By Tarik El-Bashir
Washington Post Staff Writer
Monday, March 15, 2010; D01
CHICAGO -- It took more than two periods and the ejection of their best player for the Washington Capitals to get fully invested in a game that began at the early hour of 11:30 a.m. Central time.
But when they awoke, Nicklas Backstrom and his teammates finally looked like the NHL's best team. Backstrom scored two of Washington's four unanswered goals, including one late in overtime, to defeat the Chicago Blackhawks, 4-3, in a game that may well have been a preview of this year's Stanley Cup finals.
Thanks to another controversial hit by two-time MVP Alex Ovechkin, however, Backstrom's end-to-end rush in the extra session wasn't the focus after the league-leading Capitals humbled the league's third-ranked team before a national television audience and a disgusted capacity crowd at United Center.
Ovechkin was ejected for shoving Brian Campbell at 12 minutes 16 seconds of the first period, sending the Blackhawk back-first into the boards behind the Chicago net.
Campbell had just reversed the puck when Ovechkin, who outweighs the defenseman by 34 pounds, shoved him on his side, causing Campbell to lose his balance and hit the boards with a thump.
Campbell lay down for several minutes as he was attended to by the Chicago training staff; Ovechkin, who immediately gestured toward the fallen Blackhawk as if to apologize, was first sent to the penalty box, then escorted from the rink by a linesman after being assessed five minutes for boarding and his third misconduct of the season. Campbell did not return to the game and will be "out for a bit" according to Blackhawks Coach Joel Quenneville.
It was unclear after the game whether Ovechkin would face further punishment from the NHL, but the league tends to come down harder on players with prior history. And with Ovechkin there's plenty to consider. His first ejection of 2009-10 came Nov. 25 against Buffalo when he was assessed five minutes for boarding Sabres agitator Patrick Kaleta. Five days later, he was tossed in Raleigh, N.C., after being given five minutes for kneeing the Hurricanes' Tim Gleason. Ovechkin also was suspended by the NHL for two games for the hit on Gleason.
"It was not a hard hit," Ovechkin said. "I just little push him . . . but I don't think it has to be five minutes. I've seen the replay a couple of times. He fell bad."
Coach Bruce Boudreau added: "I thought it was a push from the side [where] he could see his numbers. It wasn't dead on into the boards. Campbell was turning. Alex didn't extend his arms. He just pushed him. Sometimes you don't realize how strong Alex is."
Quenneville disagreed, saying only, "It was a tough hit, a dangerous hit."
Things got worse for the Capitals before they got better.
With Washington already down a man because of Ovechkin's penalty, Alexander Semin was sent off for goaltender interference, and Jonathan Toews wasted little time capitalizing. The Chicago captain netted his second goal of the game, beating José Theodore on a rebound.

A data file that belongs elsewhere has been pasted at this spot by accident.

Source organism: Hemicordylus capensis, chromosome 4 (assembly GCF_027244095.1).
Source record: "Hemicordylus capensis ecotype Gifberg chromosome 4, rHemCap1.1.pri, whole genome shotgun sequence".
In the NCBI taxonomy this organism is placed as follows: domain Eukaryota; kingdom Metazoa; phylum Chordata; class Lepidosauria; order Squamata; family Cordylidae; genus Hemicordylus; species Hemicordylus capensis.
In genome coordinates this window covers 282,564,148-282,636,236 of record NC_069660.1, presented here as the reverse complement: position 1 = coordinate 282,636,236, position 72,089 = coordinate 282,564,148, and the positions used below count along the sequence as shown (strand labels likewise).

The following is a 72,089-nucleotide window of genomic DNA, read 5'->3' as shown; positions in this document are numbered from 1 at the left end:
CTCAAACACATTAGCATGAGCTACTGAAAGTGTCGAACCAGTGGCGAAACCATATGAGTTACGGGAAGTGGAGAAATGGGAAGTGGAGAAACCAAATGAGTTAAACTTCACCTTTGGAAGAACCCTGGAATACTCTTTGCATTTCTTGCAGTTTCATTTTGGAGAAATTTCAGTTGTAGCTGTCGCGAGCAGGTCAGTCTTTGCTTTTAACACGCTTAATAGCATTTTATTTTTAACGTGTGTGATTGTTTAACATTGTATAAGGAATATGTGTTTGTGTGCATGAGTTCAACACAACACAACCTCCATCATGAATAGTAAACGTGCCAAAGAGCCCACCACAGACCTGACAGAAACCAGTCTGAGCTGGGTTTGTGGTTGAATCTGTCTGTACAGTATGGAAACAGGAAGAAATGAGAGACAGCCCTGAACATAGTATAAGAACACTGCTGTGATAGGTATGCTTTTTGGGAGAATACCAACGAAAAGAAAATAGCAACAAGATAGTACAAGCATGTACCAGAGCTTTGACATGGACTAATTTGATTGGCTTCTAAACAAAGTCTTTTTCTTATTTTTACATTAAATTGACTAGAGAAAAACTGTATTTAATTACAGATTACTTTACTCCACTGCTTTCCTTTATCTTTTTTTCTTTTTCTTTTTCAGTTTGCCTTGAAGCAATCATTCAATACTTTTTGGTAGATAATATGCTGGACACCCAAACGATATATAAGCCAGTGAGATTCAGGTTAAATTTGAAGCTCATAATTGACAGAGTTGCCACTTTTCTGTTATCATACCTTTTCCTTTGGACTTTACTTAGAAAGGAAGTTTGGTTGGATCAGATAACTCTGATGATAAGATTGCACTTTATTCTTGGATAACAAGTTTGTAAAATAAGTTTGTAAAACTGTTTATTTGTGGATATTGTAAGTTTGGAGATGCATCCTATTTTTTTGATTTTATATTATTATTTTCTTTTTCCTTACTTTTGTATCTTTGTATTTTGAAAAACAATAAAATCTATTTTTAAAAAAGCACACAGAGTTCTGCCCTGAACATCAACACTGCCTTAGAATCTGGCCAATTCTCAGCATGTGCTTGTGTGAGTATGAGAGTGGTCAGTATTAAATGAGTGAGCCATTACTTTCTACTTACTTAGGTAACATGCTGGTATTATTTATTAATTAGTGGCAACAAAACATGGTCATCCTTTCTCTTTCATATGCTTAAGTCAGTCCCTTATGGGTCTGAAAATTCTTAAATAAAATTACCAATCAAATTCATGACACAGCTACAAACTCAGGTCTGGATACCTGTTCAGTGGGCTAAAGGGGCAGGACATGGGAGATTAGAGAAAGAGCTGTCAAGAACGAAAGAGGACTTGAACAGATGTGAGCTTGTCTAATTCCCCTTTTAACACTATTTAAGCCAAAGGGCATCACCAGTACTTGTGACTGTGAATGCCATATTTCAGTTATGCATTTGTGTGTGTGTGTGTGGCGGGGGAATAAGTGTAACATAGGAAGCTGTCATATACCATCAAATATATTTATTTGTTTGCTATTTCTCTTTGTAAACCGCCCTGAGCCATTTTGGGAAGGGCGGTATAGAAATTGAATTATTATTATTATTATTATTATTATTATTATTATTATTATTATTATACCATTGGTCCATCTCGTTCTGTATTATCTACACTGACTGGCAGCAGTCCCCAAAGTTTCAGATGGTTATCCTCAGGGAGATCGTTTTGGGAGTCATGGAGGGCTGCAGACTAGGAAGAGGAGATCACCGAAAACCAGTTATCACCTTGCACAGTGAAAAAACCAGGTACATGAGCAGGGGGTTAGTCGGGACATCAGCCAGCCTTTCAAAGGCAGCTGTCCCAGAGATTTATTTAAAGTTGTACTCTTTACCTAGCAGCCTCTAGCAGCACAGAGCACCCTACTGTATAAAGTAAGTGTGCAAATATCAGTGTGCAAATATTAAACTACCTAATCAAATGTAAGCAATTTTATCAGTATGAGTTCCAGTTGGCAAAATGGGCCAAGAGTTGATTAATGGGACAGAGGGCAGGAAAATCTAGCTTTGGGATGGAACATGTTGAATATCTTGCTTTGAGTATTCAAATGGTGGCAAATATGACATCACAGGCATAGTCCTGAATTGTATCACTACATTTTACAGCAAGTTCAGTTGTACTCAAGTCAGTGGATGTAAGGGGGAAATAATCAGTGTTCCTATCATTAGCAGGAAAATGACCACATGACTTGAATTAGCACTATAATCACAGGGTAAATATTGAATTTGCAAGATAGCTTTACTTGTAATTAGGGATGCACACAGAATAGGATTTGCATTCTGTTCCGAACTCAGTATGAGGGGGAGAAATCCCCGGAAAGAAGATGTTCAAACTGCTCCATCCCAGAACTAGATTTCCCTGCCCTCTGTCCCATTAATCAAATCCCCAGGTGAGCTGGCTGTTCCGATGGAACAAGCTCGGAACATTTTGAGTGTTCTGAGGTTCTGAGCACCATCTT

The only goal of the second period came off the stick of John Madden, who pushed the Blackhawks' lead to 3-0.
But the Capitals have shown over and again this season that they're never out of it thanks to their league-leading offense and top-ranked power play. Several players also said the team was motivated by losing Ovechkin.
"There's two ways to look at it," said Brooks Laich, whose goal started the Capitals' rally. "You can feel empty that Alex is gone or you can band together and everyone takes it upon themselves to have a bigger role. Alex does it every night for us. So it's nice, for once, to give one back to him."
Moments after Semin drew a double-minor penalty for a high stick, Laich put a rebound past Antti Niemi at 5:29 of the third period.
On the scoring play, Chicago's Colin Fraser also was whistled for high sticking, setting up a five-on-three for two minutes.
Niemi, who finished with 26 stops and is making a bid to beat out Cristobal Huet for the starting job in the playoffs, made a pair of outstanding stops on Backstrom during the two-man advantage, but as the penalties expired the Swedish center fired in the puck, which took a fortuitous bounce off the end boards. On the following shift, Eric Fehr snapped a pass from David Steckel to knot the game at 3. Steckel, who was singled out for praise afterward by Boudreau, finished with a game-high seven hits and was awarded the team's red hard hat.
The Blackhawks, apparently drained from Saturday's nearly last-second loss in Philadelphia, mustered only one shot in the third period.
They registered two in overtime. But Backstrom made sure Washington's only shot in the extra session started the Capitals' four-game rip off right.
Backstrom, who came into the game riding an eight-game goal drought, gathered a loose puck in his own end, raced down the wing, turned Brent Seabrook inside out, then fired the puck past Niemi as he was hit by Duncan Keith.
"I was kind of tired when I skated over the blue line," he said. "I couldn't find the pass, so I tried to challenge the D-man. I got lucky there that it worked out this time.
"We know Ovie is the key to our team," Backstrom added. "He scores a lot of goals and he creates a lot of chances, but we have shown before that other players can play, too. That's something that's good for the playoffs."
Capitals notes: John Erskine, Brendan Morrison, Scott Walker, Quintin Laing and Tyler Sloan were healthy scratches. . . .
Star Chicago winger Marian Hossa and defenseman Kim Johnsson were late scratches because of upper-body injuries.